“Who throws a shoe? Honestly!”
That line, delivered by Mike Myers in the movie “Austin Powers: International Man of Mystery,” could end up being linked to Kole Taylor’s college football career.
When the LSU Tigers visited No. 6 Florida on Dec. 12, it was the first collegiate start for the former Central High School tight end, an environment that was a far cry from his Stocker Stadium days.
He made a key block on the Tigers’ first touchdown, thrown by his roommate, fellow freshman and starting quarterback Max Johnson. Taylor finished the game with three catches for 11 yards.
More importantly for Taylor and the Tigers, LSU escaped the Swamp with a stunning 37-34 upset that spoiled the Gators’ playoff hopes.
Taylor’s most notable moment of his young college career came near the end of the game and was one of the most significant plays of the game. It was arguably the most hilarious play of the entire season.
With the game tied at 34-34 with 2 minutes, 6 seconds to go, LSU faced third down and 10 from its own 25-yard line. Taylor ran a short route to the flat on the left side of the field and hauled in a pass for 4 yards. He was met by two Florida defenders, unsuccessfully attempting to hurdle one, and was pulled down, bringing up fourth down.
“I was like, ‘It’s late. I’ve got to make a play. I’m going to try to go over him and hurdle him,’ ” Taylor said. “As I caught the ball, I turned up and I saw him just sitting there and a second guy coming in, so I didn’t try to jump as high as I could. I didn’t want to hesitate and the guy come in and just clean me. One guy pulled my left leg and the other guy came in and hit me from the back, so I kind of spun.”
What happened next was a moment that gained instant internet fame, inspired countless memes and went down as an infamous moment in Florida football history.
Taylor has never had issues with his shoes, never remembering an instance when he’s lost a shoe on the field. But that night, despite tying his shoes the same way he always has, one of his cleats came off as he was tackled.
That’s when Florida defensive back Marco Wilson inexplicably grabbed Taylor’s shoe and threw it 25 yards downfield to celebrate the Gators’ stop. The officials certainly noticed, flagging Wilson for a 15-yard unsportsmanlike conduct penalty to keep the Tigers’ drive alive.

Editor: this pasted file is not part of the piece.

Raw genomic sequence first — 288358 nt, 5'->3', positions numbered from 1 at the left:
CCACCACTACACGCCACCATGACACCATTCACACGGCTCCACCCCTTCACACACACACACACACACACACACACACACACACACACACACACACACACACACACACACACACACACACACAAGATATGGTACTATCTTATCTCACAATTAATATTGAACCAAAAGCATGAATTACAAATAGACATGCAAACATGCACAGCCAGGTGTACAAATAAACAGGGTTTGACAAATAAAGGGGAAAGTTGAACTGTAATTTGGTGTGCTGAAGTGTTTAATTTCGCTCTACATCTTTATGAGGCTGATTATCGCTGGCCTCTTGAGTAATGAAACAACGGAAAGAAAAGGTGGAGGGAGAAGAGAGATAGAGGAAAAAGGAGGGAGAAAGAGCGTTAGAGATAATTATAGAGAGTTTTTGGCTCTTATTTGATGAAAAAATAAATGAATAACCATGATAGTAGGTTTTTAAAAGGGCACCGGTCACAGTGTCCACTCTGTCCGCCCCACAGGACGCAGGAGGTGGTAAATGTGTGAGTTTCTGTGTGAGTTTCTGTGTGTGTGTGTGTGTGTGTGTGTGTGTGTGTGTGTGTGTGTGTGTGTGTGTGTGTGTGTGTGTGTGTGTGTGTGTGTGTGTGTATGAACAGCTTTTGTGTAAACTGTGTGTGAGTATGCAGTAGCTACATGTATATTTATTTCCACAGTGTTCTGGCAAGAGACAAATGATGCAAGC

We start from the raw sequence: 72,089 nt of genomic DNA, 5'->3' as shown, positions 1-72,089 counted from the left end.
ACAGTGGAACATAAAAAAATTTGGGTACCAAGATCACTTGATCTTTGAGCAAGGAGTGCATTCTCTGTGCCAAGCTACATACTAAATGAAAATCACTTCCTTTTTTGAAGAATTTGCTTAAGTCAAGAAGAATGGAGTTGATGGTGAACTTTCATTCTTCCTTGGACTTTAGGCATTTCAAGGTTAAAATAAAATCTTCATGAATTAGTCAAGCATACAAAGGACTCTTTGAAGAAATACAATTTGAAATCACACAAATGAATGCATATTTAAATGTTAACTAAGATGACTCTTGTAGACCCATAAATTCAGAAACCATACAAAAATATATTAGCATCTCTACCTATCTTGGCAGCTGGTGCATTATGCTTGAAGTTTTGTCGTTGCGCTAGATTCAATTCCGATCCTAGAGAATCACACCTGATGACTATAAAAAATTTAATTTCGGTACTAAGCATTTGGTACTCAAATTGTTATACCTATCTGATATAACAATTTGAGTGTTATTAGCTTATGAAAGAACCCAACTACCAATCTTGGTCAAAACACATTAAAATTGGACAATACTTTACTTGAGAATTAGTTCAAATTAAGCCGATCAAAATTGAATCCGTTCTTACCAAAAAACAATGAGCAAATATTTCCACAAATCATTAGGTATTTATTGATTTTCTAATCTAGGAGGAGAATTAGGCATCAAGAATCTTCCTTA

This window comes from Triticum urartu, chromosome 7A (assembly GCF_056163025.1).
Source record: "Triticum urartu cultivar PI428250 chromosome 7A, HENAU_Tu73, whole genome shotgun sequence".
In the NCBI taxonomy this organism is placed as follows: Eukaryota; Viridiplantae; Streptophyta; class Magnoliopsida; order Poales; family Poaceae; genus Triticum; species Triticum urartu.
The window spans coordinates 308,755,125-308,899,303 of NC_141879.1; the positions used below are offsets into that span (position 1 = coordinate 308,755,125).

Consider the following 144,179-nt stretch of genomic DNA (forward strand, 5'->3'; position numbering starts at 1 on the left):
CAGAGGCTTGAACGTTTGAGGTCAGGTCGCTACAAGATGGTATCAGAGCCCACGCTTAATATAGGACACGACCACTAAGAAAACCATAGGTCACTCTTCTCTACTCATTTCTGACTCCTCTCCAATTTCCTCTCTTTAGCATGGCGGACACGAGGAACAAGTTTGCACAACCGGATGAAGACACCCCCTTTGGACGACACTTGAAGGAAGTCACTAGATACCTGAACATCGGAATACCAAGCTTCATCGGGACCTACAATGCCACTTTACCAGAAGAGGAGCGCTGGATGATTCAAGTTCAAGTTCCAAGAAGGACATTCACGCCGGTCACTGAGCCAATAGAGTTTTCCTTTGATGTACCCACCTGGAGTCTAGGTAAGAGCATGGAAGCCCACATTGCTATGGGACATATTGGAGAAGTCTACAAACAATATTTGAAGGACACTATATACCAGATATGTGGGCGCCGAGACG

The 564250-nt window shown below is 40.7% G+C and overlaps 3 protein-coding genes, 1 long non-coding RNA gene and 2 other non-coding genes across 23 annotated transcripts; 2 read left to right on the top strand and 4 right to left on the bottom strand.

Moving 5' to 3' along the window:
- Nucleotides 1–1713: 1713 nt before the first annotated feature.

“I didn’t even know my shoe fell off until I stood up and felt the cold grass,” Taylor said. “Then everyone was like, ‘He just threw your shoe,’ and I was like, ‘Wait, what?’ They say, ‘It’s 25 yards downfield.’
“I was thoroughly confused. I didn’t know what happened. Then I saw a bunch of flags and everyone was like, ‘OK, the drive’s going to keep going. We’ve got to move on to the next play.’ That was a big play, but there were 90 other plays in that game that we all had to make happen to win that game.”
Johnson scrambled for a first down on the next play, setting up Cade York’s 57-yard field goal with 23 seconds to go. Florida’s Evan McPherson missed a field goal on the last play, giving LSU the stunning upset.
Once he returned to the locker room, Taylor realized just how many of his friends and family — and how many college football fans — had seen the bizarre ending.
A common meme format he noticed was different edits splicing Wilson’s shoe throw with the December 2008 incident in which Iraqi journalist Muntadhar al-Zaidi threw both of his shoes at then-U.S. President George W. Bush. Even al-Zaidi shared a clip of Taylor’s shoe being thrown on his own Twitter account with the caption “O.M.G.”, cementing it as an iconic moment in the hallowed history of flying footwear.
“I try to stay off social media, but it was kinda hard to stay away from it,” Taylor said. “My phone was blowing up, but it was really fun to see all the memes and everything that was going around.
“It was even cool just to see everyone who was watching the game. I didn’t know that many people were watching the game. ... It was really cool, but I hope I can eventually do something that will top that and just won’t be something that someone else did to me.”
LSU’s success from 2019, which culminated with a national championship, would be difficult, if not impossible, to replicate after Heisman winner Joe Burrow and 13 other Bayou Bengals were drafted into the NFL. The Tigers began the season 3-5 as Taylor struggled for playing time.
By the end of the season, he was the starting tight end.
Taylor’s first in-game experience came in LSU’s second game on Oct. 3 at Vanderbilt, although he didn’t record a catch. He spent most of the season as a backup to fellow freshman Arik Gilbert. Taylor made his first college catch Nov. 28 against Texas A&M for three yards. After that game, Gilbert opted out of the season, ultimately entering the transfer portal.
Taylor hopes to go down in LSU lore for more than that time someone threw his shoe. He caught two passes for 22 yards — one going for 20 yards — and also made a crucial downfield block on Kayshon Boutte’s winning 45-yard touchdown late in the Tigers’ season-ending 53-48 win over Ole Miss.
He ended the year with six catches for 36 yards and hopes to cement his place in next season’s starting 11 with strong spring and fall camps.
“I think I’ll keep the same mindset that I’ve got to earn the starting job,” Taylor said. “I’m going to come in and work like I’m fighting for the starting job or I might become a backup. I’m going to keep my head down, work hard this offseason, get some work in with the team and, hopefully, we can have a really good season.”